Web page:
“The camaraderie is just so important. Especially for kids,” she said.
If you’ve been following the news, you know there’s a war on trans youth right now. South Carolina is discussing legislation that would ban trans girls from competing in school sports. Over the past year, multiple bills in a similar vein have made it to the North Carolina General Assembly. And though the expiration of HB 142 has allowed local nondiscrimination ordinances to become law once again, trans people living outside of more progressive areas remain at risk.
We Rock Charlotte began with the passion for fostering creativity among one marginalized group: girls. Could it also be a safe haven for other children maligned for their genders?
Palmisano thinks so, but it takes more than a rebrand. We Rock Charlotte has made a point to include socially conscious programming. In recent years, it has expanded to include workshops on allyship and policies on misgendering.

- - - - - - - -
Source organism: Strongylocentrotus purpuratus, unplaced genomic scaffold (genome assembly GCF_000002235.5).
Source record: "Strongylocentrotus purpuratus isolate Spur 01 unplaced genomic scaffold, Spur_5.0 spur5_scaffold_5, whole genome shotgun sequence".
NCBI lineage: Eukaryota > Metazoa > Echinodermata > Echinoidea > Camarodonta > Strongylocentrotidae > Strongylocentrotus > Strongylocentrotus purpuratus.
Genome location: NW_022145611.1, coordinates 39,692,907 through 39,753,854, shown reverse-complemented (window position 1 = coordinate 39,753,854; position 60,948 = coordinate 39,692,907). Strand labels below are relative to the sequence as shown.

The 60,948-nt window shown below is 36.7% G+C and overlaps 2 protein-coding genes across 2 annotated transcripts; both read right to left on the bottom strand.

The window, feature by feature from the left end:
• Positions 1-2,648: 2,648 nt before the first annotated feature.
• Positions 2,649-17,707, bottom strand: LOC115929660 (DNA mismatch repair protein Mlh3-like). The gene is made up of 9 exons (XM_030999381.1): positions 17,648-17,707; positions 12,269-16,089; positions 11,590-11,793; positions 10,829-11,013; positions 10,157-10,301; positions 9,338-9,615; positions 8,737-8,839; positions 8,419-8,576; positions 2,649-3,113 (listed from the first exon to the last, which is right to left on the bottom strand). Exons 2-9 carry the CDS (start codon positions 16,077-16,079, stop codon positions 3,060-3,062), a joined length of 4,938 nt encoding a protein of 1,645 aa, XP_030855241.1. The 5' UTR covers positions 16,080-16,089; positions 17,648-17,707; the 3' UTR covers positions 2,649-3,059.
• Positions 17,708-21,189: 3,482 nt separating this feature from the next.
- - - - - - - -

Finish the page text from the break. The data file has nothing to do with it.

But beyond informative programming, she also believes creativity has inherent value for young people struggling to find themselves.
“There’s so many things that young people carry with them. So much judgment and shame,” she told me. “But when you introduce a creative outlet, they take that thing inside them and kind of pull it out and look at it in a more objective way. They really look at it and not feel judged.”
And when it takes place in a collaborative setting, opening up about painful topics becomes easier.
“In general, when people’s hands are busy, they open up,” Palmisano said. “The conversation gets real deep, real fast. It gives you a chance to get out of your head.”